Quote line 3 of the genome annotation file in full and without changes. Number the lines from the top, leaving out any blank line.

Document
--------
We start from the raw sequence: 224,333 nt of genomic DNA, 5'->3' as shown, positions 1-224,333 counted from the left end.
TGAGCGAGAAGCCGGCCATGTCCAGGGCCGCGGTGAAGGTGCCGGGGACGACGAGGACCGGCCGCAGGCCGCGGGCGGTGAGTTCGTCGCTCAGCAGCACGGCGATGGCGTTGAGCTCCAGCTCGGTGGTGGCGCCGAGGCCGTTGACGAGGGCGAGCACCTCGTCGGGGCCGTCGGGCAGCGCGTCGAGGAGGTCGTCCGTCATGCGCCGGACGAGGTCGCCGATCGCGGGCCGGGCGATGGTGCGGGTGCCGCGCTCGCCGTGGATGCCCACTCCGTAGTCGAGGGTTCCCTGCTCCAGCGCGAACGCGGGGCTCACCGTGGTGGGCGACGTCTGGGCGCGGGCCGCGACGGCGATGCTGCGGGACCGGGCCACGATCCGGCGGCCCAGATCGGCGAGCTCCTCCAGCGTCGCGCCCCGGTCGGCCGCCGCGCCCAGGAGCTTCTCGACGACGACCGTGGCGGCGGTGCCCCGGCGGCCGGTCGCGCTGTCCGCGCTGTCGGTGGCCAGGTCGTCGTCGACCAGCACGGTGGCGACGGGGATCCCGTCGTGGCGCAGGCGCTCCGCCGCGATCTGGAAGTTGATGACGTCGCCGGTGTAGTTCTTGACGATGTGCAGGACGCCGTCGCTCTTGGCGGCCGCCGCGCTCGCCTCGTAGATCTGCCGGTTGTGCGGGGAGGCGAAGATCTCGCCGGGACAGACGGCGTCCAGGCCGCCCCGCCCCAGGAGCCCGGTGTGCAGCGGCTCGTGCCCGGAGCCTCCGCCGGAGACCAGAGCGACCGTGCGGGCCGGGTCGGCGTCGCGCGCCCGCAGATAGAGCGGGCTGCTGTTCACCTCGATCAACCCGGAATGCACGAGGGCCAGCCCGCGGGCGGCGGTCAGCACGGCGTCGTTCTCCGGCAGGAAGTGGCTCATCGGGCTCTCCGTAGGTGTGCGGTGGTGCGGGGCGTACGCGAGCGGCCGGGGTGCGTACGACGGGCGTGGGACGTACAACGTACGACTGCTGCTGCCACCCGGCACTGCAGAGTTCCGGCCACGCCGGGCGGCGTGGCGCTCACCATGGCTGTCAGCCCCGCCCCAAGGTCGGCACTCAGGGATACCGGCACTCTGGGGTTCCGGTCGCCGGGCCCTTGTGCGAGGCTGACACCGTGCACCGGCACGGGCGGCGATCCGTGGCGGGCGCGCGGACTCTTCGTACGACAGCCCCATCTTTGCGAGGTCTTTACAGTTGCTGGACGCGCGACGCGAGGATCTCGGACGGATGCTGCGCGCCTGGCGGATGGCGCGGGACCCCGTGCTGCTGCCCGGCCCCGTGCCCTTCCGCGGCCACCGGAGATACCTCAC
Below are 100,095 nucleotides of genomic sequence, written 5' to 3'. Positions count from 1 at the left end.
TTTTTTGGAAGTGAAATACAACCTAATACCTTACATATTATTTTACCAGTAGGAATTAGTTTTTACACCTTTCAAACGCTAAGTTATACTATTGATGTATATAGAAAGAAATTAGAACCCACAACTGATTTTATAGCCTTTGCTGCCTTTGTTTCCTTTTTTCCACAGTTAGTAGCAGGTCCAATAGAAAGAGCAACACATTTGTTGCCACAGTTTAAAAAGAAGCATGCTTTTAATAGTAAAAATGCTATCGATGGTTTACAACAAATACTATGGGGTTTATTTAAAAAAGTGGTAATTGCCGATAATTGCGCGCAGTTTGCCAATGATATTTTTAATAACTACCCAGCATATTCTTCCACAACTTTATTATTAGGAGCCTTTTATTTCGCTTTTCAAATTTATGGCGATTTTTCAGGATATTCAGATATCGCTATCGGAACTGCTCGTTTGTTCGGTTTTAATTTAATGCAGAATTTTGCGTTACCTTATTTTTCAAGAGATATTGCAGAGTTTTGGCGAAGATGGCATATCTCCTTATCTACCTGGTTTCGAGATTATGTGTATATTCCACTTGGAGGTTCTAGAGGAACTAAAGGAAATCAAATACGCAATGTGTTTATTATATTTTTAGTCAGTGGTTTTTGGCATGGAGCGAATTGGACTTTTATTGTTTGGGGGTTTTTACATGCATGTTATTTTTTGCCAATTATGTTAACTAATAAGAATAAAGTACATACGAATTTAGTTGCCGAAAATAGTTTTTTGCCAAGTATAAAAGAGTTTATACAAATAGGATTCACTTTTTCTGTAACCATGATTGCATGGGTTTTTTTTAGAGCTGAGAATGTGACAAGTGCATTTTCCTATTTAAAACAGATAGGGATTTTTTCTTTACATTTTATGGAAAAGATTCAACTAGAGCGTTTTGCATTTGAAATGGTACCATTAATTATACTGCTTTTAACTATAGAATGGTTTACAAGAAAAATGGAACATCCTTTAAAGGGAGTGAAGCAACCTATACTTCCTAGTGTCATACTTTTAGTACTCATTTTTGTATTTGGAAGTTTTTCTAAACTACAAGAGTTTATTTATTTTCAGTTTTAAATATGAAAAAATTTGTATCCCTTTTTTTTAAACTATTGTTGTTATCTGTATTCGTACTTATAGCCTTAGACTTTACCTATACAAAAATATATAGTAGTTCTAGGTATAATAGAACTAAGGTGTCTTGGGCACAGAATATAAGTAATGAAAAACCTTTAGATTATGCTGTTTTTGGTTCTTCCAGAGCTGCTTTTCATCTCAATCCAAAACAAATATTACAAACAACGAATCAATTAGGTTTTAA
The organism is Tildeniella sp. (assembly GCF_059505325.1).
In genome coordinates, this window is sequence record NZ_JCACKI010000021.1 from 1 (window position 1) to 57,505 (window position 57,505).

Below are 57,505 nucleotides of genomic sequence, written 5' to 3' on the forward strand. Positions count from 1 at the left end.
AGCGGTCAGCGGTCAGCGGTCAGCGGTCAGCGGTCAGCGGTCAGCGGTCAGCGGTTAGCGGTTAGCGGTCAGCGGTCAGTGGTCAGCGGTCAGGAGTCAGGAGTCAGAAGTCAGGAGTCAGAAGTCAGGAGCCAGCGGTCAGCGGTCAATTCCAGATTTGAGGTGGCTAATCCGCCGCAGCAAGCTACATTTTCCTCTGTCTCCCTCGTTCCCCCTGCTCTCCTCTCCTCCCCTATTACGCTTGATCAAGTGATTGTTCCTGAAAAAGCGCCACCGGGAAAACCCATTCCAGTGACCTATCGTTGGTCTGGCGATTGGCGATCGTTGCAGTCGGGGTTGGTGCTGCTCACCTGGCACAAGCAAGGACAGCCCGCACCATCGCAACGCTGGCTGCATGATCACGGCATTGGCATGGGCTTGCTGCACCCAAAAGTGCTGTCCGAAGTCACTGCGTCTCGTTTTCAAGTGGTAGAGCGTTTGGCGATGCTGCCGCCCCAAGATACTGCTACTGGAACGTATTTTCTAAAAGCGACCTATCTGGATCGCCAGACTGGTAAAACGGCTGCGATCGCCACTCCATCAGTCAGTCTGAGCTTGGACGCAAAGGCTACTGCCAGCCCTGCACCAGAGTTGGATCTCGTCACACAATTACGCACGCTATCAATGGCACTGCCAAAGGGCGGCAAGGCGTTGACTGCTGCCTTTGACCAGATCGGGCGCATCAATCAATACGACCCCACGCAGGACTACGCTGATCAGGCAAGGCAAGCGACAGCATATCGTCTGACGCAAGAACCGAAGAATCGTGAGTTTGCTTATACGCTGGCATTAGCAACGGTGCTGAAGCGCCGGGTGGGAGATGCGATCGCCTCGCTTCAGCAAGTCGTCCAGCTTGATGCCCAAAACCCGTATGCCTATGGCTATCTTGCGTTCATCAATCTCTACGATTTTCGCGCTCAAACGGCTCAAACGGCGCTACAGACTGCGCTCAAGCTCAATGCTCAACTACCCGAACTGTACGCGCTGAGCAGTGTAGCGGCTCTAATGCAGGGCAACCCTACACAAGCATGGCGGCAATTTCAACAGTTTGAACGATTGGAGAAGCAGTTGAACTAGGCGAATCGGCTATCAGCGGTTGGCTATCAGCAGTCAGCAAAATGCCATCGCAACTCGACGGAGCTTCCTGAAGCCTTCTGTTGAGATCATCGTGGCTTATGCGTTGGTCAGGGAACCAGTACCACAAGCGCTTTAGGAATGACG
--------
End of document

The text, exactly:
Below are 100,095 nucleotides of genomic sequence, written 5' to 3'. Positions count from 1 at the left end.